A U.S. power company that has been importing natural gas now wants to export it. If approved, its plant in Lusby, Maryland, would likely be the first terminal on the United States East Coast to export liquefied natural gas from American pipelines. While some residents welcome the move because it will create jobs, others oppose it, saying the expansion could be a safety and environmental hazard. VOA’s Deborah Block examines the controversy.
Video

Video Natural Gas Export Plan Divides Maryland Town

A U.S. power company that has been importing natural gas now wants to export it. If approved, its plant in Lusby, Maryland, would likely be the first terminal on the United States East Coast to export liquefied natural gas from American pipelines. While some residents welcome the move because it will create jobs, others oppose it, saying the expansion could be a safety and environmental hazard. VOA’s Deborah Block examines the controversy.
Video

Video Difficult Tactical Battle Ahead Against IS Militants in Syria

The U.S. president has ordered the military to intensify its fight against the Islamic State, including in Syria. But how does the military conduct air strikes in a country that is not a U.S. ally? VOA correspondent Carla Babb reports from the Pentagon.
Video

Video Iran, World Powers Seek Progress in Nuclear Talks

Iran and the five permanent members of the U.N. Security Council plus Germany, known as the P5 + 1, have started a new round of talks on Iran's nuclear program. VOA State Department correspondent Pam Dockins reports that as the negotiations take place in New York, a U.S. envoy is questioning Iran's commitment to peaceful nuclear activity.
Video

Video Alibaba Shares Soar in First Day of Trading

China's biggest online retailer hit the market Friday -- with its share price soaring on the New York Stock Exchange. The shares were priced at $68, but trading stalled at the opening, as sellers held onto their shares, waiting for buyers to bid up the price. More on the world's biggest initial public offering from VOA’s Bernard Shusman in New York.
Video

Video Obama Goes to UN With Islamic State, Ebola on Agenda

President Obama goes to the United Nations General Assembly to rally nations to support a coalition against Islamic State militants in Iraq and Syria. He also will look for nations to back his plan to fight the Ebola virus in West Africa. As VOA White House correspondent Luis Ramirez reports, Obama’s efforts reflect new moves by the U.S. administration to take a leading role in addressing world crises.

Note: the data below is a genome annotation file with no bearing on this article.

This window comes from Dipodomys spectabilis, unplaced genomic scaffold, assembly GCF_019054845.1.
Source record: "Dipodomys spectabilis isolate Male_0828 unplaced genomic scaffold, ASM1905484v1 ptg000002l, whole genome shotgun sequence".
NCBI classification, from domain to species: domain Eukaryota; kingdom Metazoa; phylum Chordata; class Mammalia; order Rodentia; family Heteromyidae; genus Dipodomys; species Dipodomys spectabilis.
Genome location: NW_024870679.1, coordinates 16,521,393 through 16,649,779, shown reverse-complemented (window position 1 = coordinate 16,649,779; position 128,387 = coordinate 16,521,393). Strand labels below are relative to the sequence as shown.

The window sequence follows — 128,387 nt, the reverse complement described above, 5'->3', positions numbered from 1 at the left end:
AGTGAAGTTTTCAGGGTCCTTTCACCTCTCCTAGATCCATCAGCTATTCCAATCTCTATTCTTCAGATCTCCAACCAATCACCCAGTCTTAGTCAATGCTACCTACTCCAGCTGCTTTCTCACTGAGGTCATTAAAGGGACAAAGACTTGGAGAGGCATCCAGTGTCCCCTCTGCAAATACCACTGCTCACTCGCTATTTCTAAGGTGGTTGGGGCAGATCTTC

Video

Video Migrants Caught in No-Man's Land Called Calais

The deaths of hundreds of migrants in the Mediterranean this week has only recast the spotlight on the perils of reaching Europe. And for those forunate enough to reach a place like Calais, France, only find that their problems aren't over. Lisa Bryant has the story.
Video

Video Westgate Siege Anniversary Brings Back Painful Memories

One year after it happened, the survivors of the terror attack on Nairobi's Westgate Shopping Mall still cannot shake the images of that tragic incident. For VOA, Mohammed Yusuf tells the story of victims still waiting for the answer to the question 'how could this happen?'
Video

Video Militant Assault in Syria Displaces Thousands of Kurds

A major assault by Islamic State militants on Kurds in Syria has sent a wave of new refugees to the Turkish border, where they were stopped by Turkish border security. Turkey is already hosting about 700,000 Syrian refugees who fled the civil war between the government and the opposition. But the government in Ankara has a history of strained relations with Turkey's Kurdish minority. Zlatica Hoke reports Turkey is asking for international help.
Video

Video Whaling Summit Votes to Uphold Ban on Japan Whale Hunt

The International Whaling Commission, meeting in Slovenia, has voted to uphold a court ruling banning Japan from hunting whales in the Antarctic Ocean. Conservationists hailed the ruling as a victory, but Tokyo says it will submit revised plans for a whale hunt in 2015. Henry Ridgwell reports from London.
Video

Video A Dinosaur Fit for Land and Water

Residents and tourists in Washington D.C. can now examine a life-size replica of an unusual dinosaur that lived almost a hundred million years ago in northern Africa. Scientists say studying the behemoth named Spinosaurus helps them better understand how some prehistoric animals adapted to life on land and in water. The Spinosaurus replica is on display at the National Geographic museum. VOA’s George Putic has more.
Video

Video Iraqi Kurdistan Church Helps Christian Children Cope find shelter in churches in the Kurdish capital, Irbil

In the past six weeks, tens of thousands of Iraqi Christians have been forced to flee their homes by Islamic State militants and find shelter in churches in the Kurdish capital, Irbil. Despite U.S. airstrikes in the region, the prospect of people returning home is still very low and concerns are starting to grow over the impact this is having on the displaced youth. Sebastian Meyer reports from Irbil on how one church is coping.


Carnage and mayhem are part of daily life in northern Nigeria, the result of a terror campaign by the Islamist group Boko Haram. Fears are growing that Nigeria’s government may not know how to counter it, and may be making things worse. More

AppleAndroid